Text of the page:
* VPN or TOR, which do I use?

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TOR (The Onion Router)

Tor has become very a very popular online tool for leaving a minimal trace while moving through websites. Many people use their service to browse the Internet anonymously.

Tor (short for ‘the onion router’) was developed by the United States navy, and it helps bolster your online privacy by making it extremely difficult for online entities to track your online habits.

By moving your traffic through multiple Tor servers, someone who intercepts your data can’t trace it back to your computer. All you need to do to take advantage of these benefits is to download and install the Tor browser.

For the average computer user, Tor came to the limelight as a result of the revelation that Edward Snowden used Tor to help mask his Internet traffic when he exposed the inner workings of the NSA and GCHQ surveillance programs.

Tor is often used by social and political activists, reporters, businesses, and others, to simply help eliminate identity snooping from unauthorized players in Internet security.

But, you might be thinking that Tor provides the same services as a VPN, right? This begs the question, “Which is better? Tor or a VPN?”

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* Why You Need a VPN

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Virtual Private networks (VPN) have become more popular since Edward Snowden’s revelation on government snooping. But recently the rash of corporate and communications data grabbing has expanded the interest levels even further.

If you’re concerned about online privacy, a virtual private network (VPN) will help keep snoopers at bay.

Over the past few years public awareness of VPNs has grown, but for many they are still a mystery. Traditionally, they were used by businesses to enable their employees to access a company’s internal network securely. Nowadays people use them for two main things: viewing content in other countries, and personal privacy.

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*How browsing history collection works

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The media has been buzzing since the House of Representatives voted Tuesday to give Internet service providers (ISPs) the ability to compete on the same level as other Internet giants such as Google, Microsoft, Facebook, and others.

Those giants already collect and sell your browsing history for advertising purposes, this modification allows ISPs to essentially compete in the same manner as the non-regulated afore mentioned Internet giants.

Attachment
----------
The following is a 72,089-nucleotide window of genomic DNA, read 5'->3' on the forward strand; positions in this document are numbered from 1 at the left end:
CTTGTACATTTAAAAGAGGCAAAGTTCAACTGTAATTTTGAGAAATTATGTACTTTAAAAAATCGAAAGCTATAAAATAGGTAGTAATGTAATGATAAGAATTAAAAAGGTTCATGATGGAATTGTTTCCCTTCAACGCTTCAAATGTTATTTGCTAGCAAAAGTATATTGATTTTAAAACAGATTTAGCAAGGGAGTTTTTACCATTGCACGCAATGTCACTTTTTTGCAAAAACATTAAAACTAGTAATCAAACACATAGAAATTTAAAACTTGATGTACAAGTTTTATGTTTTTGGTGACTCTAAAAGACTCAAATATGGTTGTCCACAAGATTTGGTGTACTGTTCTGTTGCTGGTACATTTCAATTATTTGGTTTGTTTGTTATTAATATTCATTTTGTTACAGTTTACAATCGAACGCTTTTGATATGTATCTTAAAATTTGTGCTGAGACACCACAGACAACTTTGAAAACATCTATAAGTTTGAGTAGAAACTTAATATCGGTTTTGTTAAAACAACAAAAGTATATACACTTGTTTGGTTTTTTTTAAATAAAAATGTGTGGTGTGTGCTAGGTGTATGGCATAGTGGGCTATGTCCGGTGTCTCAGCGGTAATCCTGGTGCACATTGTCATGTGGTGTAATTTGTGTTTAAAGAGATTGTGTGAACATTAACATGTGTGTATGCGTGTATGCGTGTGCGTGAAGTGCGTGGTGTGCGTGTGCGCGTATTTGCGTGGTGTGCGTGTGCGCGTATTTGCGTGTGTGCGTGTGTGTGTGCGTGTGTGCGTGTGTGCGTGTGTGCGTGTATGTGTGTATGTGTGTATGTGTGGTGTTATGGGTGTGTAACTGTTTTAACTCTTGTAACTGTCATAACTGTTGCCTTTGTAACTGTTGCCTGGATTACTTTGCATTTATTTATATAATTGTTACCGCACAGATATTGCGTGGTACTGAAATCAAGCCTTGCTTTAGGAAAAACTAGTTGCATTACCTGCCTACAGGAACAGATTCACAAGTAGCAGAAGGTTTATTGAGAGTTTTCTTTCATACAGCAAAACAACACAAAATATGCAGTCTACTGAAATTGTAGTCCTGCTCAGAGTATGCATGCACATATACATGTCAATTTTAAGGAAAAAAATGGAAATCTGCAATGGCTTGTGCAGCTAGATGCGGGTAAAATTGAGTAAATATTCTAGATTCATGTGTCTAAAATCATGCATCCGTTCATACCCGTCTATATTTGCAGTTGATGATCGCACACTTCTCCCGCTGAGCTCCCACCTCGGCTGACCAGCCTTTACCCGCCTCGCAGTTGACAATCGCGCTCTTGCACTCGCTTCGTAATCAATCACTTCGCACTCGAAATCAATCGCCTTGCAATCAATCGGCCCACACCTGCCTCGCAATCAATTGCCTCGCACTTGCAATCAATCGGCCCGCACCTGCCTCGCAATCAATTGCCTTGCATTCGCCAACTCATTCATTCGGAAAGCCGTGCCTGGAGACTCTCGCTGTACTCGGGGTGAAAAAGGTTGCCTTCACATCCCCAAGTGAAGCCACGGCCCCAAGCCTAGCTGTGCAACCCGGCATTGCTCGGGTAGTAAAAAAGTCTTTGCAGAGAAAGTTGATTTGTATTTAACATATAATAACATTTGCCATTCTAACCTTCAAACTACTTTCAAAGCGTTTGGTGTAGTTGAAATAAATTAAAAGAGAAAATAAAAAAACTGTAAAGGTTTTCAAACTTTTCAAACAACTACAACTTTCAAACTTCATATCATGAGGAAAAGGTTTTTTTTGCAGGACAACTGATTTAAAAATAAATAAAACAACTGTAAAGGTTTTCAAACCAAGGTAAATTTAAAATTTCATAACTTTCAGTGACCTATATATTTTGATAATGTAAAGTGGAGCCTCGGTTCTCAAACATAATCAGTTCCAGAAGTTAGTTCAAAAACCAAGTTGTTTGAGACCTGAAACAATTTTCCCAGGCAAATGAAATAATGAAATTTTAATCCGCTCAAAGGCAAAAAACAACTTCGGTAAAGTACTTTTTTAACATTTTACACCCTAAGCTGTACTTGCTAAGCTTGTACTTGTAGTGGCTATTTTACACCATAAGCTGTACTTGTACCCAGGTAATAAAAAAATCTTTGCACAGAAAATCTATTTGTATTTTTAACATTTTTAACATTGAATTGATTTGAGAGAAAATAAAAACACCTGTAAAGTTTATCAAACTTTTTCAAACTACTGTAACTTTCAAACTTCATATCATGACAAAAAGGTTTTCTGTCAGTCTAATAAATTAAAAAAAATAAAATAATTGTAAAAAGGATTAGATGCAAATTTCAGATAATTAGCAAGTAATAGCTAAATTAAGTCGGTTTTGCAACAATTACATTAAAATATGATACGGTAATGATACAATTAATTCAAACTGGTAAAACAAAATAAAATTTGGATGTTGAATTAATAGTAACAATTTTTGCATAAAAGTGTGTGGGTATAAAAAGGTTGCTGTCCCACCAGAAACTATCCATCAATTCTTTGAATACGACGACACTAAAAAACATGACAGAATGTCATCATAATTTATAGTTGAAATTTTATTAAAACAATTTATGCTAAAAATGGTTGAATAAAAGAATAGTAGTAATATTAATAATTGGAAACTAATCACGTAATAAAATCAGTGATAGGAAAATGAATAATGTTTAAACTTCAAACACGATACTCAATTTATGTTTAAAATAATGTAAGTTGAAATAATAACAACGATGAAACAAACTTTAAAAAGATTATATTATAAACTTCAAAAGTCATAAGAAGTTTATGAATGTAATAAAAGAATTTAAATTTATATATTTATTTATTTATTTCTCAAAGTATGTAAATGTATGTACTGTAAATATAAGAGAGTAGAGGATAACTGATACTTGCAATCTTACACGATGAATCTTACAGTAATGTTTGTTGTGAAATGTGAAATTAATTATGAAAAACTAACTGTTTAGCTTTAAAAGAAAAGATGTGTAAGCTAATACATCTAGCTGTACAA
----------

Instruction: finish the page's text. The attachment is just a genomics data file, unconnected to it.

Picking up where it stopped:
How will it work?

If the bill passes (remember, it’s not yet law, ISPs will have the ability to collect, store, share and sell certain types of data — including browsing history, app usage data, location information, all without users’ consent. This is already being done on a massive, invasive scale by Google, Facebook, Microsoft, and others.

While the collection is not mandated, nor is it always necessary to provide connection services, they have the option to retain connection information when you go online.

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*3 Sneaky Ways Identity Thieves Can Access Your Data

By Damian Davila   …..

You just can’t be too careful nowadays.

From 2010 to 2015, identity thieves have stolen $112 billion from U.S. consumers. A staggering 13.1 million victims of identify theft lost $15 billion in 2015 alone. To curb more cases of identity theft, more and more issuers of credit and debit cards are transitioning their clients to cards with chip technology. (See also: 4 Ways Chip Credit Cards Make Life Easier)

Still, there are plenty of methods for criminals to get a hold of your personal information. Let’s review three more ways thieves can steal your identity and how to protect yourself against them.

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*Top 5 Reasons to use a VPN

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A Virtual Private Network (VPN) extends a private network allowing users to connect to remote data centers, network resources, and to encrypt their communication.

A simple way of thinking about VPNs is as a node sitting between your computer and another resource, the Internet for example. If you want additional details, check out the main Wikipedia article on the topic.

Traffic between your computer and the VPN is encrypted which is good for privacy and security, but more about that later.

This guide looks at the top five reasons for using a VPN. There are more and you could probably divide some into multiple points, but for the sake of simplicity, we have decided to pick the five core ones.

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